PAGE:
What is the historical reality behind Englishness? Do the myths of England have any factual basis? Did English identity begin with the Anglo-Saxons, or develop later? What clues can be found in the landscape still with us today? And how, in this age of devolution, are the English to define themselves without recourse to crude nationalism?
Historian and broadcaster Michael Wood offers illuminating and often surprising answers to these questions. Examining an eclectic selection of subjects - from the abiding myths of King Arthur and Robin Hood, through the quasi-historical fictions of Alfred the Great and the Norman Yoke, to the last wooden-bowl-turner of England and the home of the Venerable Bede - this is an expert and engaging guide to the place of history in English identity.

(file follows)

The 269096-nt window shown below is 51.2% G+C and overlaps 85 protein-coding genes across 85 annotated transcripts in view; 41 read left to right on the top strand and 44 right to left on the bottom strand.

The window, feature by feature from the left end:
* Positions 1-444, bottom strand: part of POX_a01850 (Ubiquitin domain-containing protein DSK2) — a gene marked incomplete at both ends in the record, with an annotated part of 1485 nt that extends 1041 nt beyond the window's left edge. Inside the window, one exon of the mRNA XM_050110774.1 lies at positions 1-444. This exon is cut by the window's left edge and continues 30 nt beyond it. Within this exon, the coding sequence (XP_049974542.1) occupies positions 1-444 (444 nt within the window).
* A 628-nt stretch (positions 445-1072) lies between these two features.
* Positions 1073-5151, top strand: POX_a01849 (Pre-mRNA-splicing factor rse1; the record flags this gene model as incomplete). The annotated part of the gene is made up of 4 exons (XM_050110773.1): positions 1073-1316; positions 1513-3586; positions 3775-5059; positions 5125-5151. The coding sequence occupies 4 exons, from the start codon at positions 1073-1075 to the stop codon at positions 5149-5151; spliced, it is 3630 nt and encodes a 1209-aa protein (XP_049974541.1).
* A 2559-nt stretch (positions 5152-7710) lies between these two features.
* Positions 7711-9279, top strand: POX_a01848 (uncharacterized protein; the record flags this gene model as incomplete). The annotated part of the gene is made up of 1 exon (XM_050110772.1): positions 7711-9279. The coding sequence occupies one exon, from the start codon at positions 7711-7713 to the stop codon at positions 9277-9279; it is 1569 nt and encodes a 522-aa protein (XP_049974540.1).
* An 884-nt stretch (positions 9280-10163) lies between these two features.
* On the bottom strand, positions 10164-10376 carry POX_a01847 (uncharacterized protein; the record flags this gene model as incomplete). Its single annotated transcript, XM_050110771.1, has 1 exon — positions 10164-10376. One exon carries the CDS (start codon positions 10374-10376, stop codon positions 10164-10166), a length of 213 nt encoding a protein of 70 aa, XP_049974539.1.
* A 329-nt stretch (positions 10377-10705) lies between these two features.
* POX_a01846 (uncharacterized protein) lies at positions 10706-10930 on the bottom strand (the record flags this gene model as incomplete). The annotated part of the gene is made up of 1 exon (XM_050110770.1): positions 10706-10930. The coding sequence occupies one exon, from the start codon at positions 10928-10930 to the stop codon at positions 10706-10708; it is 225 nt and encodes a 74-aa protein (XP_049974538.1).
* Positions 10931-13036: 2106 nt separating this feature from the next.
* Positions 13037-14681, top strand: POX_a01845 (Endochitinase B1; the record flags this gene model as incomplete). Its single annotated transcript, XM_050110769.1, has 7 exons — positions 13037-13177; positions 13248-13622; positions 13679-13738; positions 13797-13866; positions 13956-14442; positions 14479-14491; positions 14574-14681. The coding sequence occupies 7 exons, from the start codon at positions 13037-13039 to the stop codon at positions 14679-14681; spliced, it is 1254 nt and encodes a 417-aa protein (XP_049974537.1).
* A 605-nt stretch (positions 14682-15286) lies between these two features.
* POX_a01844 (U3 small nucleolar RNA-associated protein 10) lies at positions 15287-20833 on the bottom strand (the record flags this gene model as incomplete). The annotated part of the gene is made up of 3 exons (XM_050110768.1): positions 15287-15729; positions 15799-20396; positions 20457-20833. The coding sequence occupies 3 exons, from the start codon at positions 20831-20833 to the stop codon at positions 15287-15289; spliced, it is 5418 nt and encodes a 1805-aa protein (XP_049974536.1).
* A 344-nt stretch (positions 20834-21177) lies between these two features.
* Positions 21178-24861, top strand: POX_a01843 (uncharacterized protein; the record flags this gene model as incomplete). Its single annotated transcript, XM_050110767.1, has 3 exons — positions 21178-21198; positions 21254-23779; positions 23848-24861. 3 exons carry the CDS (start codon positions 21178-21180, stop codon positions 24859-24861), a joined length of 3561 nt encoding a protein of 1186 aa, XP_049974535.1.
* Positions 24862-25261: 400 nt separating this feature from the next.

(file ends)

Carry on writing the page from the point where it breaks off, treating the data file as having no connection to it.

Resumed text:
'He has the ability to convey complex ideas with compelling simplicity... In his search for the nature of England... his concern is with stripping away the accretions of myth to get at the truth behind' Edward Marriott, The Times
'Better than any historian for decades, Wood brings home not just the ways in which buildings, landscapes and written texts may be read, but the sensual beauty of encounters with them' Ronald Hutton, The Times Literary Supplement